In the area immediately surrounding our farm most of the agriculture is the raising of beef cattle. The soil is too rocky and the hills too steep to allow our area to be economically competitive in growing most crops, but these slopes grow grass just fine. The fields on our own farm have been used primarily to support cattle for at least the last 50 years. Before that there was a wider variety of uses, but these others were mostly abandoned as cattle became the mainstay of the local farms.
For these operations, the farmers are in the grass business every bit as much as the cattle business. Grasses only grow from the spring through the fall, but since cows need to eat during the winter also, farmers must harvest enough grasses to provide for the snowy months. During the summer, usually late May to early November, cattle are brought to the grass, to feed on pasture. This reduces the work of the farmer tremendously, as the cows harvest their own food. The farmer does have to fence off the paddocks, ensure water supplies, and move cattle between the fields, but this is less intensive than preparing for the winter months. To provide for the winter food needs, the farmer needs to maintain other grassy fields for hay, cutting and baling the growth and setting it aside to be doled out as needed to keep the animals well-fed through the winter. The same fields can be used for both haying and pasture, but can really only provide for one of these in a given year.
It doesn’t seem like that much would be required to grow grass, just to cut down any trees, and then let the cattle come through to eat as they would. But in actuality good pasture is a crop like any other, except that it is a perennial crop that only needs to be replanted every few decades rather than each spring. The usual way of establishing pastures is quite similar to planting row crops. One plows up a field to prepare the soil and kill off competing plants, and then the seeds of a variety of grasses and forbs are planted, with names like alfalfa, orchard grass, Timothy, fescue, and clover. These fields often are helped by the addition of trace nutrients as well as fertilizers. Once the fields grow in, they can be maintained for many years. The degradation of pastures and hay fields may be caused by nutrient depletion, erosion, or changes in the species composition of the grasses present. When cows are allowed too much space, they work through and eat only the choicest morsels, leaving all of the less palatable plants standing. Over time, these undesirable plants can come to dominate the entire fields, to such an extent that the fields must be plowed and replanted. This is part of why the best practice is to rotate the cows through the season, to allow intensive grazing for only a short time on each part of a field.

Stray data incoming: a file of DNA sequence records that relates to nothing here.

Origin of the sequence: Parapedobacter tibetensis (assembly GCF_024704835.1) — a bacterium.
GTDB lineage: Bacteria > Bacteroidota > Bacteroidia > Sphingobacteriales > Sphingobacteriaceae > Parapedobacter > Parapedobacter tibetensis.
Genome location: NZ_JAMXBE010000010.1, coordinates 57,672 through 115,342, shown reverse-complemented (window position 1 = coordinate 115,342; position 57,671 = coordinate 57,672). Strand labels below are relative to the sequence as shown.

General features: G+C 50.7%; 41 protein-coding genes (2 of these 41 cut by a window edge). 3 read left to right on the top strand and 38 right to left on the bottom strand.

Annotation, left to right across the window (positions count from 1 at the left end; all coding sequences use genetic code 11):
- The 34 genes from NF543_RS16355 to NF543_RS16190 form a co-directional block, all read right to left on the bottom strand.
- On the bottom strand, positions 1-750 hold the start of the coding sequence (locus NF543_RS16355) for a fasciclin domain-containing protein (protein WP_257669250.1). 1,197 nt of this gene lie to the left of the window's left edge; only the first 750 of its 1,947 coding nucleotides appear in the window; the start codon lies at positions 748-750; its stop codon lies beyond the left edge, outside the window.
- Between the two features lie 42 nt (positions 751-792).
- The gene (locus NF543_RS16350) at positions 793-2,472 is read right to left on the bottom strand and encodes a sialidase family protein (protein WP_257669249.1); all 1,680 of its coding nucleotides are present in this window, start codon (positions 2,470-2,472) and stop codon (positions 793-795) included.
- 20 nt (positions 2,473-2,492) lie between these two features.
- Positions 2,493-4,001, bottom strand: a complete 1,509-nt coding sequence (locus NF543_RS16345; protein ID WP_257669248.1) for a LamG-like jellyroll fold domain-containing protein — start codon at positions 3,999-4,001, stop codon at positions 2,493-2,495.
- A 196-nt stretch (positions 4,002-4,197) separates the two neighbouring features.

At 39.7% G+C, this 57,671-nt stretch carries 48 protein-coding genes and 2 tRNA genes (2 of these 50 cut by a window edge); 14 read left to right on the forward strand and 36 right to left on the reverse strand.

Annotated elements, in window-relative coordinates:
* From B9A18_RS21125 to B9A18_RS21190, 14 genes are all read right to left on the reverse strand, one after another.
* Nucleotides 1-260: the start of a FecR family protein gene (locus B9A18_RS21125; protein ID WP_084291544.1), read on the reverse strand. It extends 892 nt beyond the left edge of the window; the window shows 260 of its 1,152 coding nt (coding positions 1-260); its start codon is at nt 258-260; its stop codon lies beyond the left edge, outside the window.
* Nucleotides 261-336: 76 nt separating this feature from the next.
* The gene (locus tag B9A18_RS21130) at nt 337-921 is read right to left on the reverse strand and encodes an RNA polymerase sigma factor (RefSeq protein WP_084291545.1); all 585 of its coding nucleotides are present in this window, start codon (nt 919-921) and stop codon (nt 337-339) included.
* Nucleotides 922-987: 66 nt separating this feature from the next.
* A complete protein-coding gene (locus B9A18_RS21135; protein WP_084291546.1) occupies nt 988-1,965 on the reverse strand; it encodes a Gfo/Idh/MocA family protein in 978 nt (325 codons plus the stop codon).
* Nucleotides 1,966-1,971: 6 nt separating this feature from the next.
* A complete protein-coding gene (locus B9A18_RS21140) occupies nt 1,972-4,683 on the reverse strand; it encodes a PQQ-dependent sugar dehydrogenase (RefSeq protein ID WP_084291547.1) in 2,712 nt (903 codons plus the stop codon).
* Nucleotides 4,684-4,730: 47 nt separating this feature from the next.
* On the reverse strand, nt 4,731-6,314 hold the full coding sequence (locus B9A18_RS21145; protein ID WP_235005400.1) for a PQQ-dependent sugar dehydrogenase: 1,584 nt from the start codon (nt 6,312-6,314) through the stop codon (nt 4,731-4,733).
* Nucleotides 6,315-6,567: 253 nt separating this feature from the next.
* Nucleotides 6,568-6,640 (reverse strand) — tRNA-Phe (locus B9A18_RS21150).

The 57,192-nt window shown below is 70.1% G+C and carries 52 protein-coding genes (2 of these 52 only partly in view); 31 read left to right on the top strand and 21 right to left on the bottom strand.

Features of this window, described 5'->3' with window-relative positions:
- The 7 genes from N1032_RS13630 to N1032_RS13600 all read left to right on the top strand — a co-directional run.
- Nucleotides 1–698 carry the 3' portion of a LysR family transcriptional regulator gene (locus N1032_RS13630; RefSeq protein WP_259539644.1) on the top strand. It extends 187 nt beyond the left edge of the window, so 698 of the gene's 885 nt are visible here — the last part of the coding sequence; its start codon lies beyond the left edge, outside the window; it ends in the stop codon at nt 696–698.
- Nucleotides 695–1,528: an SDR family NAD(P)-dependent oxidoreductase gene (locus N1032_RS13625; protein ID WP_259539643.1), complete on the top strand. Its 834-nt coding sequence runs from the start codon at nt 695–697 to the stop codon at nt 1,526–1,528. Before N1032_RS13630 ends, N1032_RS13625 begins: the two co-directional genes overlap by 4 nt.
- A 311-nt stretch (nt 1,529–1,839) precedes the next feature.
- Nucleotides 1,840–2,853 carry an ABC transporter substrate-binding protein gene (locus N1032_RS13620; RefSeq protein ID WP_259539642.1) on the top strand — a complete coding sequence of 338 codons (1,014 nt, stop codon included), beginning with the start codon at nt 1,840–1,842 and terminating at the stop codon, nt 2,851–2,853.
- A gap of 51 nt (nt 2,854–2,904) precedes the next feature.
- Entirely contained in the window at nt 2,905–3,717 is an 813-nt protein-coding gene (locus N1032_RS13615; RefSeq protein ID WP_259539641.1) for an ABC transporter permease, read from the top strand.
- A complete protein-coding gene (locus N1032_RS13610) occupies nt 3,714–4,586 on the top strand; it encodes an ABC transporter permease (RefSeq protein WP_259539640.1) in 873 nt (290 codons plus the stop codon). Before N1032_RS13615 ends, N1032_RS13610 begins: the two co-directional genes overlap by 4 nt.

Once the growing of the grasses is accounted for, one has to look at the business of actually raising beef cattle. Every year there is a seasonal ebb and flow that takes advantage of the natural cycles of the region. In order to keep the cows producing a calf each year (which they need to do to stay efficient), they have to be bred during the early summer to calve the next spring. A mature cow then has a calf that is only 2-3 months old when she gets pregnant again. Cows may continue to breed for 10 years or more before age catches up with them. During the winter, the herds are almost completely made up of pregnant females, with just a few bulls that are only there to sire the next generation. In the spring all of the cute little calves are born, drinking only milk for their first weeks of life, transitioning over the summer months to the adult diet of grasses. As soon as the fields are showing good signs of growth in the late spring, the herd is released out to pasture for the summer. The calves put on an amazing amount of growth throughout their first year of life. In the late fall, at around the same time as the pastures go dormant for the winter, the vast majority of the calves are sold off. The calves that are kept by the local farmers are generally the best females, which become the next generation of mothers.
Putting all of this together, the local farmers need to grow enough grass to maintain a mother cow for the entire year to produce an 8 month old calf for sale in the fall. In the Gatineau Hills, that means about 2 acres of fields for each cow during the pasture season, and around 3 acres worth of hay for the winter months.
So most beef cattle across North America live in a fashion similar to this, at these smaller farms known as cow/calf operations. It is generally accepted that this is a relatively good life for a cow, living in relatively uncrowded conditions and eating grasses as they have evolved to do. When those calves are sold off in the fall, this is where the methods of grass finished and feedlot finished beef diverge, with two very different outcomes.